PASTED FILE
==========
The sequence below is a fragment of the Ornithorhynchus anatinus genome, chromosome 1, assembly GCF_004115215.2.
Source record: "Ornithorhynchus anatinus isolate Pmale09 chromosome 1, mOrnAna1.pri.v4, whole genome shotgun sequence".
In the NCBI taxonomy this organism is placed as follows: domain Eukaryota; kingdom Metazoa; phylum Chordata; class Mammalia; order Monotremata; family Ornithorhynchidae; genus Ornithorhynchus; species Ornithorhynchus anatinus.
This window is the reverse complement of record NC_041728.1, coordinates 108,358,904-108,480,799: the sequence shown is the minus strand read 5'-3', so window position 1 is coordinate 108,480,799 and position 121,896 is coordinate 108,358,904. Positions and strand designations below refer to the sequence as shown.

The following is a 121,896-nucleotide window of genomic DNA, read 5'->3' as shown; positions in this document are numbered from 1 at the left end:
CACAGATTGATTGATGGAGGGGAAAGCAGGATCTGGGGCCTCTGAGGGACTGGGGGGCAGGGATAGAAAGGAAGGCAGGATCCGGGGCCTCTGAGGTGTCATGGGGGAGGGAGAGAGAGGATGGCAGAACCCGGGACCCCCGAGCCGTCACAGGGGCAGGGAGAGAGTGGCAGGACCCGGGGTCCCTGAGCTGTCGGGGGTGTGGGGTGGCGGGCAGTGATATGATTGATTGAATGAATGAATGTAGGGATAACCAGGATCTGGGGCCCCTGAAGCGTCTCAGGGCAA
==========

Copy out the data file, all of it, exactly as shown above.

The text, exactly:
The sequence below is a fragment of the Ornithorhynchus anatinus genome, chromosome 1, assembly GCF_004115215.2.
Source record: "Ornithorhynchus anatinus isolate Pmale09 chromosome 1, mOrnAna1.pri.v4, whole genome shotgun sequence".
In the NCBI taxonomy this organism is placed as follows: domain Eukaryota; kingdom Metazoa; phylum Chordata; class Mammalia; order Monotremata; family Ornithorhynchidae; genus Ornithorhynchus; species Ornithorhynchus anatinus.
This window is the reverse complement of record NC_041728.1, coordinates 108,358,904-108,480,799: the sequence shown is the minus strand read 5'-3', so window position 1 is coordinate 108,480,799 and position 121,896 is coordinate 108,358,904. Positions and strand designations below refer to the sequence as shown.

The following is a 121,896-nucleotide window of genomic DNA, read 5'->3' as shown; positions in this document are numbered from 1 at the left end:
CACAGATTGATTGATGGAGGGGAAAGCAGGATCTGGGGCCTCTGAGGGACTGGGGGGCAGGGATAGAAAGGAAGGCAGGATCCGGGGCCTCTGAGGTGTCATGGGGGAGGGAGAGAGAGGATGGCAGAACCCGGGACCCCCGAGCCGTCACAGGGGCAGGGAGAGAGTGGCAGGACCCGGGGTCCCTGAGCTGTCGGGGGTGTGGGGTGGCGGGCAGTGATATGATTGATTGAATGAATGAATGTAGGGATAACCAGGATCTGGGGCCCCTGAAGCGTCTCAGGGCAA